Why the Marijuana Industry Needs to Get a Lot Greener
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There's a budding movement urging cannabis growers to ask themselves: How green is your grass?
A recent energy-use report authored by one California scientist and a Humboldt County-based group are taking a sharp look at the carbon footprint of industrial-scale indoor cannabis growing. An ordinance in Boulder requires medical-cannabis dispensaries to pay carbon offset fees. All of them are concerned about the environmental impacts as the medical cannabis industry grows ever larger.
But first, a quick history lesson in indoor growing: A few decades ago, a bunch of hippies trekked off to the rural lands of Humboldt County, Calif., to create idyllic, off-the-grid communities. When their kids got old enough to drive, growing cannabis and selling marijuana became the way to pay for gas. But as the CAMP raids started up in the 1980s, growers had to move their operations indoors. Elaborate lighting systems were created to maximize growth cycles. Fuel had to be trucked over miles of dirt roads to run the generators that kept the operations going.
Today, as sixteen U.S. states have approved medical cannabis, it's becoming easier for entrepreneurs to set up elaborate energy-sucking cannabis nurseries. And all that indoor cannabis comes with high energy costs.
In April, energy and environmental systems analyst Evan Mills released his report "Energy Up in Smoke," which examined the energy usage and carbon footprint of indoor cannabis growing operations. (While Mills is a staff scientist at the Lawrence Berkeley National Laboratory, his website emphasizes that the report was conducted independently and on his own time.)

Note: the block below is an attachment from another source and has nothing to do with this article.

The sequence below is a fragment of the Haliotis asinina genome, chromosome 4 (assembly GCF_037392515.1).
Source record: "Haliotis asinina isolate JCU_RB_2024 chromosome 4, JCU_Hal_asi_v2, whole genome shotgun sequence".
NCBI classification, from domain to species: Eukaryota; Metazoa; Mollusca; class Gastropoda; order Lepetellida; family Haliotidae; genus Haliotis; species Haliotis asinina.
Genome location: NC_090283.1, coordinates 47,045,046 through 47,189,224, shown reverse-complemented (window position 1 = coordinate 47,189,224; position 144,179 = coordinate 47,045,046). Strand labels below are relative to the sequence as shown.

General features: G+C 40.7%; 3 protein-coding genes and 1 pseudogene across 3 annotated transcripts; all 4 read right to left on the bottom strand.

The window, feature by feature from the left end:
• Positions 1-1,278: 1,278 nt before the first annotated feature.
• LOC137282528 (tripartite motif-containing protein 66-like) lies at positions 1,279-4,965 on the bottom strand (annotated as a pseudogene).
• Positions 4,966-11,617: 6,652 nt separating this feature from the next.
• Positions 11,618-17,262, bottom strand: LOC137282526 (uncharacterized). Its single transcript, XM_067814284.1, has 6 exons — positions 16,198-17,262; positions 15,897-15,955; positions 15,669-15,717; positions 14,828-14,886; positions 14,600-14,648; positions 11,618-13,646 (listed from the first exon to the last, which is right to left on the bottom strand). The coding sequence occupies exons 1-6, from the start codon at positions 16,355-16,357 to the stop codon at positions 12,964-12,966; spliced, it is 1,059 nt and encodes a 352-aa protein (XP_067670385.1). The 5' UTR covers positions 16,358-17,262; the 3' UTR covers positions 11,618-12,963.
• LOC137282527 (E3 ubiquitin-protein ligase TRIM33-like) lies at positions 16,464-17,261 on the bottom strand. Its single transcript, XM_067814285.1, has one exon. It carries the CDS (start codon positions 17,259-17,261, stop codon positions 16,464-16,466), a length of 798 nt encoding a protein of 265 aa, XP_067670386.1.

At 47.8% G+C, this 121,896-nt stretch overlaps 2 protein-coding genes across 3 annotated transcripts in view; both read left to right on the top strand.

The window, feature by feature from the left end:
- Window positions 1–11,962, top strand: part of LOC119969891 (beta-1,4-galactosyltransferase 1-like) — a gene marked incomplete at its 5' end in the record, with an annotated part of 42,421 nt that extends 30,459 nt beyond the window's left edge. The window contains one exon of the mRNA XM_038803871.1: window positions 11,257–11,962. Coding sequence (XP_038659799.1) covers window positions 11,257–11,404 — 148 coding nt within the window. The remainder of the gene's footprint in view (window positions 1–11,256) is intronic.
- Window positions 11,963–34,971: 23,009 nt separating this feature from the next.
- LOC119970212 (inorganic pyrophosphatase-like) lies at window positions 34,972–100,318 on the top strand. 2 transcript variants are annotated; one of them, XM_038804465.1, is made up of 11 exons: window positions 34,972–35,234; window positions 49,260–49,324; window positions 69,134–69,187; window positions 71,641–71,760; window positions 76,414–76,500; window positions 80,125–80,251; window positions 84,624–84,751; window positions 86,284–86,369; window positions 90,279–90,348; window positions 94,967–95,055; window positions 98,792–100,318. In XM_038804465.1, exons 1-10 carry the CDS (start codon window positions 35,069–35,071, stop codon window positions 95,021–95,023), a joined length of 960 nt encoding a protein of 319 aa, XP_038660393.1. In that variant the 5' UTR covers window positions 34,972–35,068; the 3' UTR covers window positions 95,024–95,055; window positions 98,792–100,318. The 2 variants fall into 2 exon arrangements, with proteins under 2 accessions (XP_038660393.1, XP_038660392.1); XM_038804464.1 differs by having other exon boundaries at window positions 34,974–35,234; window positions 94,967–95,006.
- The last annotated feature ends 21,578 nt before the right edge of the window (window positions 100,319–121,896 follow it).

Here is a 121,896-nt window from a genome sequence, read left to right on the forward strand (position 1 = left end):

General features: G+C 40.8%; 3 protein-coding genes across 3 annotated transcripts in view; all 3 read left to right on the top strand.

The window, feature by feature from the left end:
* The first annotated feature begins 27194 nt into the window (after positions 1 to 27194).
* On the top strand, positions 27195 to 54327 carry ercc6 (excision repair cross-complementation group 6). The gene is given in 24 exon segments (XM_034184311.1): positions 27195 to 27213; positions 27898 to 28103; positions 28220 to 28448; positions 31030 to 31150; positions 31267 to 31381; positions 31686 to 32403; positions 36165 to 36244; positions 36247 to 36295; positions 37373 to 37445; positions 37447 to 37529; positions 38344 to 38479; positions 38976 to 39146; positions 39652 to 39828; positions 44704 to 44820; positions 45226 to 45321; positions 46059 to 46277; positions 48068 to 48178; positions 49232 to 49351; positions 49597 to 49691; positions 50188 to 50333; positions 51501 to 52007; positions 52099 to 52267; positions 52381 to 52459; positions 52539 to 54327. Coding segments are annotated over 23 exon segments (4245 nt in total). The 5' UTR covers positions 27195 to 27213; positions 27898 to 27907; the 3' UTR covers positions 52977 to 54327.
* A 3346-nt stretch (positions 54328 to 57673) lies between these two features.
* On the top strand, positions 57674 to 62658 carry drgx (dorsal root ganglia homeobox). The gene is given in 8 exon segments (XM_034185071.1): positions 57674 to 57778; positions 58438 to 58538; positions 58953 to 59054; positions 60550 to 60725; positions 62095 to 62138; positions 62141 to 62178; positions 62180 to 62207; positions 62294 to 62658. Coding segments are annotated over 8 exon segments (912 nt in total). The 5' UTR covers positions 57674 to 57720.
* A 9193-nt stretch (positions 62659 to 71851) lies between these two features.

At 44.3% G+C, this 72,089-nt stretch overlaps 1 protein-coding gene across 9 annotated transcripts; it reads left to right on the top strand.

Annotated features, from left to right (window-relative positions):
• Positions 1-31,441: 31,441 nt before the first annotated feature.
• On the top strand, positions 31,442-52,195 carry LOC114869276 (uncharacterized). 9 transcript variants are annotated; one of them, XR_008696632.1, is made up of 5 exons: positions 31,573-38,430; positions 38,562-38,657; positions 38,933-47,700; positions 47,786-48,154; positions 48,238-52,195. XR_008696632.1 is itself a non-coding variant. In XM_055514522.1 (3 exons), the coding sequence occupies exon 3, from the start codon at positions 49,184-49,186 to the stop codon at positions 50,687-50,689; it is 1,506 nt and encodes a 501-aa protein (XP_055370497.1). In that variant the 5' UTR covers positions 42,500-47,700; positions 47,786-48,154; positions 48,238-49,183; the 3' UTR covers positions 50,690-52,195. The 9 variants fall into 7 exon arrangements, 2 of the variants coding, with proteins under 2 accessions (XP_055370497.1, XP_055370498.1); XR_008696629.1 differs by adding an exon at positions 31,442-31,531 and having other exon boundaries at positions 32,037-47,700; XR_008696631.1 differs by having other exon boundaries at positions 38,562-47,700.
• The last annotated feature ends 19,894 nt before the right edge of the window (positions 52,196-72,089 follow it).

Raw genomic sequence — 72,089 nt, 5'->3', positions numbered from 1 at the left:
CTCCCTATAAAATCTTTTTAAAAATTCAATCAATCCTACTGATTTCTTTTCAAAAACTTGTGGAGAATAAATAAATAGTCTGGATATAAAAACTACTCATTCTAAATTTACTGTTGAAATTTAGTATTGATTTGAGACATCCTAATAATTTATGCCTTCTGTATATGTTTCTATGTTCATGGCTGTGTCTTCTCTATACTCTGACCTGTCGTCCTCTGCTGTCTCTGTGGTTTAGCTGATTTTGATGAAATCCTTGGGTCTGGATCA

Consulting with an indoor growing expert, Mills crunched the numbers for running all those high-intensity lights, pumps, dehumidifiers, heating and irrigation systems, plus the electric gadgets that control them.
The report finds that nationwide, "indoor Cannabis production results in energy expenditures of $5 billion each year, with electricity use equivalent to that of 2 million average U.S. Homes." All related CO2 production, including transportation, equals that of 3 million cars.
In California, where the growing medical cannabis industry still has a sort of Wild West feel, indoor growing is responsible for about 3 percent of the entire state's electricity use, or a staggering 8 percent of household use.
Mills finds that producing just one joint creates two pounds of CO2 emissions. One indoor off-grid plant -- like that in rural areas that use power from diesel generators -- requires 70 gallons of diesel fuel to grow.
Mills writes that cost-effective efficiency improvements of 75% are conceivable, and that "shifting cultivation outdoors eliminates most energy uses (aside from transport)."
In other words: to grow the greenest weed, outdoor is the way to go.
But as Sacramento-area dispensary owner Kris Burnett points out, there are hurdles keeping many growers from moving outside, especially in urban areas, such as crop security, exposure to law enforcement, and ever-changing local pot regulation ordinances.
"Nobody knows what [Sacramento] County is planning to do," says Burnett, who opened her collective in June. "It's a grey area with the law."
She also points to patients who live in assisted living homes or apartments with no place to grow outdoors.
Charley Custer, a member of the green-growing advocacy group Grow it in the Sun, says that his organization doesn't speak out against patients who cultivate their own medication in their closets at home.
"What we're trying to do is raise awareness of the destructive and even insane practices of industrial and commercial growers," says Custer. "We have nothing to say against whatever practices individuals use to get their own medicine."